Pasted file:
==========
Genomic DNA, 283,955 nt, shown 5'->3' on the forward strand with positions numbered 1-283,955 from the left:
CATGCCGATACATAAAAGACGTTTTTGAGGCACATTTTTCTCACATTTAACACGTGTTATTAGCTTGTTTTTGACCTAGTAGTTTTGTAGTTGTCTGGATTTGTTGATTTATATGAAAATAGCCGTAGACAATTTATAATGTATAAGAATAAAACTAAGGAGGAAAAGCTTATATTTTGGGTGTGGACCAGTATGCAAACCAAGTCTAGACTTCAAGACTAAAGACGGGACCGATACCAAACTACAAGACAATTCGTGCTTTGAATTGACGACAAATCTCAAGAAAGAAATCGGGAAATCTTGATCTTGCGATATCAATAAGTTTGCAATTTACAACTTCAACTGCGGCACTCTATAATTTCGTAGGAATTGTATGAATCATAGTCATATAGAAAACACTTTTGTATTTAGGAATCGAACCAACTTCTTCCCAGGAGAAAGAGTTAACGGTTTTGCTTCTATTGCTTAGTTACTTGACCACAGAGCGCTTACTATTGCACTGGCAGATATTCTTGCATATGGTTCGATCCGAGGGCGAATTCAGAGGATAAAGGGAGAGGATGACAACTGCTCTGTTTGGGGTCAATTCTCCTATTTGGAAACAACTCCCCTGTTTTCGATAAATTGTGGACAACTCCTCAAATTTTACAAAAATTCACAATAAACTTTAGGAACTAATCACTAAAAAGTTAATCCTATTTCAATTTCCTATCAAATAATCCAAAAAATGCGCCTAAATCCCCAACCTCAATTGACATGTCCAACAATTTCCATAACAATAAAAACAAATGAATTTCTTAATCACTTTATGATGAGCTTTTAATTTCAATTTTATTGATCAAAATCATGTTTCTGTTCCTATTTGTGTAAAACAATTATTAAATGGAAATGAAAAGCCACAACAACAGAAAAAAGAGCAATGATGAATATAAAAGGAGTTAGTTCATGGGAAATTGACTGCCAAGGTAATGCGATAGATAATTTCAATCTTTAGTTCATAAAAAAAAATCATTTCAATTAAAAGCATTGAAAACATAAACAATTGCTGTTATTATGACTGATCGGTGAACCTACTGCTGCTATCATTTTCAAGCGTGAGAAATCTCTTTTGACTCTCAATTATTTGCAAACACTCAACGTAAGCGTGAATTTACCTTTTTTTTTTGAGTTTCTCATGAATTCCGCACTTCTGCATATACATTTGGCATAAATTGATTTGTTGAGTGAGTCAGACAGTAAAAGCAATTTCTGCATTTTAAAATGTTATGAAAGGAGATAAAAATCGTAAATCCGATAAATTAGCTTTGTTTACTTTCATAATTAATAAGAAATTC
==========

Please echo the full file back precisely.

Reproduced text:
Genomic DNA, 283,955 nt, shown 5'->3' on the forward strand with positions numbered 1-283,955 from the left:
CATGCCGATACATAAAAGACGTTTTTGAGGCACATTTTTCTCACATTTAACACGTGTTATTAGCTTGTTTTTGACCTAGTAGTTTTGTAGTTGTCTGGATTTGTTGATTTATATGAAAATAGCCGTAGACAATTTATAATGTATAAGAATAAAACTAAGGAGGAAAAGCTTATATTTTGGGTGTGGACCAGTATGCAAACCAAGTCTAGACTTCAAGACTAAAGACGGGACCGATACCAAACTACAAGACAATTCGTGCTTTGAATTGACGACAAATCTCAAGAAAGAAATCGGGAAATCTTGATCTTGCGATATCAATAAGTTTGCAATTTACAACTTCAACTGCGGCACTCTATAATTTCGTAGGAATTGTATGAATCATAGTCATATAGAAAACACTTTTGTATTTAGGAATCGAACCAACTTCTTCCCAGGAGAAAGAGTTAACGGTTTTGCTTCTATTGCTTAGTTACTTGACCACAGAGCGCTTACTATTGCACTGGCAGATATTCTTGCATATGGTTCGATCCGAGGGCGAATTCAGAGGATAAAGGGAGAGGATGACAACTGCTCTGTTTGGGGTCAATTCTCCTATTTGGAAACAACTCCCCTGTTTTCGATAAATTGTGGACAACTCCTCAAATTTTACAAAAATTCACAATAAACTTTAGGAACTAATCACTAAAAAGTTAATCCTATTTCAATTTCCTATCAAATAATCCAAAAAATGCGCCTAAATCCCCAACCTCAATTGACATGTCCAACAATTTCCATAACAATAAAAACAAATGAATTTCTTAATCACTTTATGATGAGCTTTTAATTTCAATTTTATTGATCAAAATCATGTTTCTGTTCCTATTTGTGTAAAACAATTATTAAATGGAAATGAAAAGCCACAACAACAGAAAAAAGAGCAATGATGAATATAAAAGGAGTTAGTTCATGGGAAATTGACTGCCAAGGTAATGCGATAGATAATTTCAATCTTTAGTTCATAAAAAAAAATCATTTCAATTAAAAGCATTGAAAACATAAACAATTGCTGTTATTATGACTGATCGGTGAACCTACTGCTGCTATCATTTTCAAGCGTGAGAAATCTCTTTTGACTCTCAATTATTTGCAAACACTCAACGTAAGCGTGAATTTACCTTTTTTTTTTGAGTTTCTCATGAATTCCGCACTTCTGCATATACATTTGGCATAAATTGATTTGTTGAGTGAGTCAGACAGTAAAAGCAATTTCTGCATTTTAAAATGTTATGAAAGGAGATAAAAATCGTAAATCCGATAAATTAGCTTTGTTTACTTTCATAATTAATAAGAAATTC